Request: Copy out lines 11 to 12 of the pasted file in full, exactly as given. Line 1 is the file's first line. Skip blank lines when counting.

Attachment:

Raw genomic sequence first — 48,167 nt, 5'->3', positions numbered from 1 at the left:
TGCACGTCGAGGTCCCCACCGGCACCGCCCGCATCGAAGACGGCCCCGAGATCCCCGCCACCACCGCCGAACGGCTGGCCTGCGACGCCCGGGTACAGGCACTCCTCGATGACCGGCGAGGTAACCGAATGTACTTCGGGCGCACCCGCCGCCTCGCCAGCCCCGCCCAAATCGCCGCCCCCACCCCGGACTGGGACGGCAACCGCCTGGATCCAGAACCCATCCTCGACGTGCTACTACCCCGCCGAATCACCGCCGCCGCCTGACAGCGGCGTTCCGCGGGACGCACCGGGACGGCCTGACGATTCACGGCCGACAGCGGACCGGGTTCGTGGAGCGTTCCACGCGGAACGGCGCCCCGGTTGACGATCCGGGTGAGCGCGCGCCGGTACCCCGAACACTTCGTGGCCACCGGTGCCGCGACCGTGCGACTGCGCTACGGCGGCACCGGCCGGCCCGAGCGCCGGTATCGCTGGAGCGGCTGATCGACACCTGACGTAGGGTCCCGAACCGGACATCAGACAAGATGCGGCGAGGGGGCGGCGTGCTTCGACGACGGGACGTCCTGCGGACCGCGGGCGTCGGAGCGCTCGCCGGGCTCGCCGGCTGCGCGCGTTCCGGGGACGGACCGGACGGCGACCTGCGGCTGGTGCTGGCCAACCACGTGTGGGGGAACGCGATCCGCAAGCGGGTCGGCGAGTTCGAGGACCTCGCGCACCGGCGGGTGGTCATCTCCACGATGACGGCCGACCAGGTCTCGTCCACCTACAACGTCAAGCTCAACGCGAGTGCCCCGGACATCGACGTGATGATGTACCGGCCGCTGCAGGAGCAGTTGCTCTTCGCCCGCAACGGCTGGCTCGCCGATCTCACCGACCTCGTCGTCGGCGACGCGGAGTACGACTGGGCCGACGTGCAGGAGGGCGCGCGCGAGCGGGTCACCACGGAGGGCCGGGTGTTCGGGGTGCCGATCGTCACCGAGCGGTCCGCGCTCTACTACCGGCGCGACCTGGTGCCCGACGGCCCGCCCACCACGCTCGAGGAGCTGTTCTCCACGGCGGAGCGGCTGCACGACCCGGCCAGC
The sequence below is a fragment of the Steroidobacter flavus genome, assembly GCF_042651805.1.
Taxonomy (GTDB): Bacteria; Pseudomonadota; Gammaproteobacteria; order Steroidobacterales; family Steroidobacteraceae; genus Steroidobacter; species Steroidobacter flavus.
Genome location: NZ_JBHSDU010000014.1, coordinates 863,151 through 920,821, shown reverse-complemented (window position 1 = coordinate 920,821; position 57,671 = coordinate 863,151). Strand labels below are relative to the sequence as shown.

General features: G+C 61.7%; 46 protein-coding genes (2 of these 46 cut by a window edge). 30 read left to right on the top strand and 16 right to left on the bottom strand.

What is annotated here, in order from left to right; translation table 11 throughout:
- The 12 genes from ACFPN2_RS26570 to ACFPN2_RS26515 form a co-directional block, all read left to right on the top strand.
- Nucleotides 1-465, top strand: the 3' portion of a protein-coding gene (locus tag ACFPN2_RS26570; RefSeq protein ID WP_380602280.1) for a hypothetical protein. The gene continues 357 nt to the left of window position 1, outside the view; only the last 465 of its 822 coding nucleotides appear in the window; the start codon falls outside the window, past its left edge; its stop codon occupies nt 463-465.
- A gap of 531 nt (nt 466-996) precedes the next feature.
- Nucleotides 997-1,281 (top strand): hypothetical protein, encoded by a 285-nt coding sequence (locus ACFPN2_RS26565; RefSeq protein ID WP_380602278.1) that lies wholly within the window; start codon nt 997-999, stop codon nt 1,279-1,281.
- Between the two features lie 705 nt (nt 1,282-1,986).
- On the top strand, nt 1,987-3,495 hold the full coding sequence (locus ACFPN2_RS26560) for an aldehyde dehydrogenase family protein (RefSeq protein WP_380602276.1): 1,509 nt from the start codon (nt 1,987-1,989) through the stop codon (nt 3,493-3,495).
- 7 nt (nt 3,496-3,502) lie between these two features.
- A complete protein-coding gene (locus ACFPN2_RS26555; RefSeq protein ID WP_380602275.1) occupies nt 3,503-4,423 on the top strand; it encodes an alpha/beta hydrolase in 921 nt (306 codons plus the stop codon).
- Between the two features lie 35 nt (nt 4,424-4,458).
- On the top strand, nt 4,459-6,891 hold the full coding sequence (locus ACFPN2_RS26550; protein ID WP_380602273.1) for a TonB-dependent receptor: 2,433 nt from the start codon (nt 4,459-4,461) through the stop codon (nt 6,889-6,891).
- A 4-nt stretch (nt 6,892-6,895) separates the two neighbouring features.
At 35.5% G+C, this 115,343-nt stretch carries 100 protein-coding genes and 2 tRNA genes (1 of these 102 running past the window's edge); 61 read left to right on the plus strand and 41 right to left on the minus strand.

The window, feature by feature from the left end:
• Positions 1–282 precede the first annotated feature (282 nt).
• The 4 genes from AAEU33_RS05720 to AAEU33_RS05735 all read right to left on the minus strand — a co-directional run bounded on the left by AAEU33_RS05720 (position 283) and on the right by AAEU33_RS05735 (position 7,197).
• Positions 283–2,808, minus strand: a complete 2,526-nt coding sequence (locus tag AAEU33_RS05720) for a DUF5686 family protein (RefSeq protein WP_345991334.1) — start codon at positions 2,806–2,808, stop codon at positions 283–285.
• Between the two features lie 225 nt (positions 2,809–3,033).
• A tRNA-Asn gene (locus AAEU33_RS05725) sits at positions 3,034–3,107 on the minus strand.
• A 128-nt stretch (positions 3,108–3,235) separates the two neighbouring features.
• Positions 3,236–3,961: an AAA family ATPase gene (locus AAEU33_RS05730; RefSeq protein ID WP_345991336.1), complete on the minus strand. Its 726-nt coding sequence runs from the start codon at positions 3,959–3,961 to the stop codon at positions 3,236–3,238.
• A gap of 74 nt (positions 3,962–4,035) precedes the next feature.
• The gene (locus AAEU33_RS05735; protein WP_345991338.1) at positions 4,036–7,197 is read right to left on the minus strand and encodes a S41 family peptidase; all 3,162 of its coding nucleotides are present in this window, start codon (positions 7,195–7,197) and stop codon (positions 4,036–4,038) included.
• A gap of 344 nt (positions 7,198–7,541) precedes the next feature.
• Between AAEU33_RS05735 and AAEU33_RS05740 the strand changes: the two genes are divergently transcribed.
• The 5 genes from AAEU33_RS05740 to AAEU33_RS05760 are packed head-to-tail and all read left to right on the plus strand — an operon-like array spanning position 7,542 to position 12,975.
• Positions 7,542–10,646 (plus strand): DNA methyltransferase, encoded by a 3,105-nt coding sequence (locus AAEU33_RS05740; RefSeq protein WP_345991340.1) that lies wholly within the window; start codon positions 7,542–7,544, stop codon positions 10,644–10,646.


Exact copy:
- Nucleotides 997-1,281 (top strand): hypothetical protein, encoded by a 285-nt coding sequence (locus ACFPN2_RS26565; RefSeq protein ID WP_380602278.1) that lies wholly within the window; start codon nt 997-999, stop codon nt 1,279-1,281.
- Between the two features lie 705 nt (nt 1,282-1,986).